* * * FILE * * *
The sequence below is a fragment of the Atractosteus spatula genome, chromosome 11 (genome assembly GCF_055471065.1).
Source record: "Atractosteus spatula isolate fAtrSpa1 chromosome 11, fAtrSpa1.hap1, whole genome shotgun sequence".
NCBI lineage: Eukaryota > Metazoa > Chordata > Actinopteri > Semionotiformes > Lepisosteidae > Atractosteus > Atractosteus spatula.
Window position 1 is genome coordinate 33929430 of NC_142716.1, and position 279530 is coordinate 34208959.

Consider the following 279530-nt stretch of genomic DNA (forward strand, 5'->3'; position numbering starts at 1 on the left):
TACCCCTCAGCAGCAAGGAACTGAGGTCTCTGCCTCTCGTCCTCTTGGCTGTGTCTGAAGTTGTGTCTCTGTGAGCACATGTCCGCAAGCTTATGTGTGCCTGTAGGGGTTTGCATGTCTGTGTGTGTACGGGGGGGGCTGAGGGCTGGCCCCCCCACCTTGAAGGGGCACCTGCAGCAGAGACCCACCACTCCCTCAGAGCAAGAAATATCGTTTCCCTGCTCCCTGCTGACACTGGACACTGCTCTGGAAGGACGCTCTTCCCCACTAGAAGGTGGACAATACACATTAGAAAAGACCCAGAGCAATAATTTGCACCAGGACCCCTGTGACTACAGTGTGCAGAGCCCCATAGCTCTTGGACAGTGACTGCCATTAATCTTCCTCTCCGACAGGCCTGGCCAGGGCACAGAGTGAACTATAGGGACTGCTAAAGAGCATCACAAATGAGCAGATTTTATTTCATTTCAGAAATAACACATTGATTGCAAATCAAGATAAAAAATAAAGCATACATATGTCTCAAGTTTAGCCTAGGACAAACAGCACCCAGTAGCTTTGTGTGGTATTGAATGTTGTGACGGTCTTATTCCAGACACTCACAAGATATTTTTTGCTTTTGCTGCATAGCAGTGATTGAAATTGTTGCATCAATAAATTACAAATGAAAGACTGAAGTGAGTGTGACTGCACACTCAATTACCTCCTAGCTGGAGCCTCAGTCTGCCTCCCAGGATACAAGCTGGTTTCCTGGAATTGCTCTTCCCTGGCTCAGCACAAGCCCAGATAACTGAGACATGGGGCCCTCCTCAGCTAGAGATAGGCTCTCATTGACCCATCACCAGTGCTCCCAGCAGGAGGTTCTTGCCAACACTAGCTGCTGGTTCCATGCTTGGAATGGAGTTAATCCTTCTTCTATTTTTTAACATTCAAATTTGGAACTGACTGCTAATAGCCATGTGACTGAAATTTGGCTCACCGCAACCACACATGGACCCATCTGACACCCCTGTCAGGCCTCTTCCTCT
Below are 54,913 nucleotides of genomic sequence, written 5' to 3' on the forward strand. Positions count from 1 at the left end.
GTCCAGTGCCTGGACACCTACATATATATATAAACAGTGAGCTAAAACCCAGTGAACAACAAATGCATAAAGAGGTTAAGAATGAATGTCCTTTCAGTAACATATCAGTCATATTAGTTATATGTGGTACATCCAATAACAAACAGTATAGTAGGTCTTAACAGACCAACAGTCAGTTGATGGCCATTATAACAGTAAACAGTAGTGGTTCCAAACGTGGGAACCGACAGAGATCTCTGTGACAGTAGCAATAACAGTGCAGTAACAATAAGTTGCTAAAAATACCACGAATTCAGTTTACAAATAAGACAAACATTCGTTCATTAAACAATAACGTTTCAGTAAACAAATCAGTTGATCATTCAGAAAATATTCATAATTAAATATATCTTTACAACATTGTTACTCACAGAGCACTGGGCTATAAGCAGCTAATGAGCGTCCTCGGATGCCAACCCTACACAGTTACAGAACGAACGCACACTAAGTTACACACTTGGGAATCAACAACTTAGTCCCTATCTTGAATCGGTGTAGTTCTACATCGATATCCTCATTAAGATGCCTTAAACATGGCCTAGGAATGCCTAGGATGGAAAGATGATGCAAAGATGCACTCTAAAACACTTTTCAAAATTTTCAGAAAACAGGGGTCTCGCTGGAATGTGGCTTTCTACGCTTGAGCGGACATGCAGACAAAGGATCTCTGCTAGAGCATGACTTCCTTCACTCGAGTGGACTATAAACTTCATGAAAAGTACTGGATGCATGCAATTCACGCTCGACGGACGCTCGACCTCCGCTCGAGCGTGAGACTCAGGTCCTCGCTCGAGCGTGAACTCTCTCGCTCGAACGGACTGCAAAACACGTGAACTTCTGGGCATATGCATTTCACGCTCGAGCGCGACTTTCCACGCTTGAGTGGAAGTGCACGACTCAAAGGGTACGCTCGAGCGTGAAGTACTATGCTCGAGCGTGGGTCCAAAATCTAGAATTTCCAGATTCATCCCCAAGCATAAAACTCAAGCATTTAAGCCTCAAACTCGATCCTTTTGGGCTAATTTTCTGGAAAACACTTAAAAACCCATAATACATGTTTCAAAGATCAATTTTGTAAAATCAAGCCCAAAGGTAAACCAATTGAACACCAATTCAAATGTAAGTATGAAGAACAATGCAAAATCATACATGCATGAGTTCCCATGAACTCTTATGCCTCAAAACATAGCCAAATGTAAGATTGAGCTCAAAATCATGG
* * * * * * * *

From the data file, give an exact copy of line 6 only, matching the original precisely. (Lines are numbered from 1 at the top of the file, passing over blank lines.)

TACCCCTCAGCAGCAAGGAACTGAGGTCTCTGCCTCTCGTCCTCTTGGCTGTGTCTGAAGTTGTGTCTCTGTGAGCACATGTCCGCAAGCTTATGTGTGCCTGTAGGGGTTTGCATGTCTGTGTGTGTACGGGGGGGGCTGAGGGCTGGCCCCCCCACCTTGAAGGGGCACCTGCAGCAGAGACCCACCACTCCCTCAGAGCAAGAAATATCGTTTCCCTGCTCCCTGCTGACACTGGACACTGCTCTGGAAGGACGCTCTTCCCCACTAGAAGGTGGACAATACACATTAGAAAAGACCCAGAGCAATAATTTGCACCAGGACCCCTGTGACTACAGTGTGCAGAGCCCCATAGCTCTTGGACAGTGACTGCCATTAATCTTCCTCTCCGACAGGCCTGGCCAGGGCACAGAGTGAACTATAGGGACTGCTAAAGAGCATCACAAATGAGCAGATTTTATTTCATTTCAGAAATAACACATTGATTGCAAATCAAGATAAAAAATAAAGCATACATATGTCTCAAGTTTAGCCTAGGACAAACAGCACCCAGTAGCTTTGTGTGGTATTGAATGTTGTGACGGTCTTATTCCAGACACTCACAAGATATTTTTTGCTTTTGCTGCATAGCAGTGATTGAAATTGTTGCATCAATAAATTACAAATGAAAGACTGAAGTGAGTGTGACTGCACACTCAATTACCTCCTAGCTGGAGCCTCAGTCTGCCTCCCAGGATACAAGCTGGTTTCCTGGAATTGCTCTTCCCTGGCTCAGCACAAGCCCAGATAACTGAGACATGGGGCCCTCCTCAGCTAGAGATAGGCTCTCATTGACCCATCACCAGTGCTCCCAGCAGGAGGTTCTTGCCAACACTAGCTGCTGGTTCCATGCTTGGAATGGAGTTAATCCTTCTTCTATTTTTTAACATTCAAATTTGGAACTGACTGCTAATAGCCATGTGACTGAAATTTGGCTCACCGCAACCACACATGGACCCATCTGACACCCCTGTCAGGCCTCTTCCTCT